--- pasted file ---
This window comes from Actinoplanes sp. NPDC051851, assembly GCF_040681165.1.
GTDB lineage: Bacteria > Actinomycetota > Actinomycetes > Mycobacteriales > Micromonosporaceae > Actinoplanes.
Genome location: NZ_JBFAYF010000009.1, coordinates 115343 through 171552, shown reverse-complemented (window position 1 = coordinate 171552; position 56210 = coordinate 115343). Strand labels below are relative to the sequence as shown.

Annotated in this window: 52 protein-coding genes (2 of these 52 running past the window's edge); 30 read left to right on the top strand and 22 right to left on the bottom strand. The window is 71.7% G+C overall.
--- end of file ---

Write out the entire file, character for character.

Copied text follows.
This window comes from Actinoplanes sp. NPDC051851, assembly GCF_040681165.1.
GTDB lineage: Bacteria > Actinomycetota > Actinomycetes > Mycobacteriales > Micromonosporaceae > Actinoplanes.
Genome location: NZ_JBFAYF010000009.1, coordinates 115343 through 171552, shown reverse-complemented (window position 1 = coordinate 171552; position 56210 = coordinate 115343). Strand labels below are relative to the sequence as shown.

Annotated in this window: 52 protein-coding genes (2 of these 52 running past the window's edge); 30 read left to right on the top strand and 22 right to left on the bottom strand. The window is 71.7% G+C overall.